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From "Anh Dinh (JIRA)" <j...@apache.org>
Subject [jira] [Updated] (SINGA-11) Start SINGA using Mesos
Date Wed, 14 Oct 2015 04:43:05 GMT

     [ https://issues.apache.org/jira/browse/SINGA-11?page=com.atlassian.jira.plugin.system.issuetabpanels:all-tabpanel
]

Anh Dinh updated SINGA-11:
--------------------------
    Description: 
Apache Mesos is a fine-grained cluster management framework which enables resource sharing
in the
same cluster. Mesos abstracts out the physical configurations of cluster nodes, and presents
resources to the users in the form of "offers". SINGA uses Mesos for two purposes:

1. To acquire necessary resources for training the model.
2. To launch and monitor progress of the training task.

To this end, we implement a "SINGA Scheduler" which interacts with Mesos master. The scheduler
assumes that SINGA has been installed  at the Mesos slave nodes. The scheduler is called when
the
user wants to start a new SINGA job, and it performs the following steps:

Step 1. Read the job configuration file to determine necessary resources in terms of CPUs,
memory and storage.
Step 2. Wait for resource offers from the Mesos master.
Step 3. Determine if the offers meet the requirement of resources.
Step 4. Prepare the task to launch at each slave:
			+ Deliver the job configuration file to the slave node.
			+ Specify the command to run on the	slave: "singa -conf ./job.conf"
Step 5: Launch and monitor the progress

For step 3, we currently implement a simple scheme: the number of CPUs offered by each Mesos
slave
exceed the total number of SINGA worker and SINGA server per process. In other words, each
Mesos
slave must be able to run the entire worker group or server group.

For step 4, we currently relies on HDFS to deliver the configuration file to each slave.
Particularly, we write the file to a known directory (different for each job) on HDFS and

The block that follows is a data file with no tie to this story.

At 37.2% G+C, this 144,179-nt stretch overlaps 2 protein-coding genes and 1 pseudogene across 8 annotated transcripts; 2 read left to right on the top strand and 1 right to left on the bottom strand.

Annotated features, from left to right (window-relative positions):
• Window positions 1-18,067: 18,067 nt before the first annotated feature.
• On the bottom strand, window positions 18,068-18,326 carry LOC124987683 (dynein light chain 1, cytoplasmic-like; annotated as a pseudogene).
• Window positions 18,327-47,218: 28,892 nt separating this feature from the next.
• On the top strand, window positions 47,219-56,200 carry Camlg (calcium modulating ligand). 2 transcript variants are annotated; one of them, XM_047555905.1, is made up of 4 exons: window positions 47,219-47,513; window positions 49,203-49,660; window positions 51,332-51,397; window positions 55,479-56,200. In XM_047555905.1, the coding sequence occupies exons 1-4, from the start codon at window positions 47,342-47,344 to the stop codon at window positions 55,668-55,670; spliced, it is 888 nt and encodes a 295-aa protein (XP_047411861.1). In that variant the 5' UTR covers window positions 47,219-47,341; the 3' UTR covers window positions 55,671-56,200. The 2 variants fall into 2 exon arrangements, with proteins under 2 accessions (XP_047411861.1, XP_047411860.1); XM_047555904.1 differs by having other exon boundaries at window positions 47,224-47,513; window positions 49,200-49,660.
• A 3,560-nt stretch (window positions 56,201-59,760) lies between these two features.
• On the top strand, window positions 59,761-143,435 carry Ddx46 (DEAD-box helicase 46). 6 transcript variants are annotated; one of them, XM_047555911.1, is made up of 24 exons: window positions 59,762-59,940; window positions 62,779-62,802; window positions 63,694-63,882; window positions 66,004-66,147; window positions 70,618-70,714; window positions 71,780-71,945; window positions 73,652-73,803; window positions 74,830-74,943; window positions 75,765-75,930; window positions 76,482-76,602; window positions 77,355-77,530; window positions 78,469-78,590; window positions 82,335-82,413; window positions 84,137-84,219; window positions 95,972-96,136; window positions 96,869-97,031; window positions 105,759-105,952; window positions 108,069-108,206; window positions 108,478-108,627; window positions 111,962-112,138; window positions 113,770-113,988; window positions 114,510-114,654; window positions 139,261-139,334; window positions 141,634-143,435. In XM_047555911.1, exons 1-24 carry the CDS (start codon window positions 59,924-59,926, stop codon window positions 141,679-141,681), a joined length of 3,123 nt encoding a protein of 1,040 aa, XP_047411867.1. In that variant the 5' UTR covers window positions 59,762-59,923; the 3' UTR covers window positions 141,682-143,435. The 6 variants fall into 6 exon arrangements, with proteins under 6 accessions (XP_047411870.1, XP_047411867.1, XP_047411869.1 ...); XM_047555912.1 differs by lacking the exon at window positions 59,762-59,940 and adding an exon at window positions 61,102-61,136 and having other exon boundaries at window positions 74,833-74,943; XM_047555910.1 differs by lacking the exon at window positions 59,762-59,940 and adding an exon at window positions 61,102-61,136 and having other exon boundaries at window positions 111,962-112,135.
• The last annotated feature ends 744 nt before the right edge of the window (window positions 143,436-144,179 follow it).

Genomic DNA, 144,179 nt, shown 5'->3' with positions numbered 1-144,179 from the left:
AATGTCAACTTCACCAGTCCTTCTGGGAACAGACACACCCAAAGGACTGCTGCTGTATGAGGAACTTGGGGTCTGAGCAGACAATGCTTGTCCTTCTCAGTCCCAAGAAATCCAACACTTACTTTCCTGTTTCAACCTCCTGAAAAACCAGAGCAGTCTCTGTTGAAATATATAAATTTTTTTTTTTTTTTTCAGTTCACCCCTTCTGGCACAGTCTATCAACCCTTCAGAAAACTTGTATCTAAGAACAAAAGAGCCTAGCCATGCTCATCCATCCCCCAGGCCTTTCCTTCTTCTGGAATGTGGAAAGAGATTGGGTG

ask the
slave to use its Fetcher utility to download the file before executing the task.

We will create a README.md file explaining the steps.

  was:
Mesos helps to mange resources in large clusters. 
This ticket is an initial integration of SINGA with Mesos, which aims to simply start SINGA
through Mesos and run multiple SINGA tasks in the same cluster.
The fully integration should include,

1. start SINGA by Mesos, including requesting processes, memory, CPU, etc.
2. detect failures and recovery through Mesos
3. TBD.


> Start SINGA using Mesos
> -----------------------
>
>                 Key: SINGA-11
>                 URL: https://issues.apache.org/jira/browse/SINGA-11
>             Project: Singa
>          Issue Type: New Feature
>            Reporter: wangwei
>            Assignee: Anh Dinh
>
> Apache Mesos is a fine-grained cluster management framework which enables resource sharing
in the
> same cluster. Mesos abstracts out the physical configurations of cluster nodes, and presents
> resources to the users in the form of "offers". SINGA uses Mesos for two purposes:
> 1. To acquire necessary resources for training the model.
> 2. To launch and monitor progress of the training task.
> To this end, we implement a "SINGA Scheduler" which interacts with Mesos master. The
scheduler
> assumes that SINGA has been installed  at the Mesos slave nodes. The scheduler is called
when the
> user wants to start a new SINGA job, and it performs the following steps:
> Step 1. Read the job configuration file to determine necessary resources in terms of
CPUs, memory and storage.
> Step 2. Wait for resource offers from the Mesos master.
> Step 3. Determine if the offers meet the requirement of resources.
> Step 4. Prepare the task to launch at each slave:
> 			+ Deliver the job configuration file to the slave node.
> 			+ Specify the command to run on the	slave: "singa -conf ./job.conf"
> Step 5: Launch and monitor the progress
> For step 3, we currently implement a simple scheme: the number of CPUs offered by each
Mesos slave
> exceed the total number of SINGA worker and SINGA server per process. In other words,
each Mesos
> slave must be able to run the entire worker group or server group.
> For step 4, we currently relies on HDFS to deliver the configuration file to each slave.
> Particularly, we write the file to a known directory (different for each job) on HDFS
and ask the
> slave to use its Fetcher utility to download the file before executing the task.
> We will create a README.md file explaining the steps.



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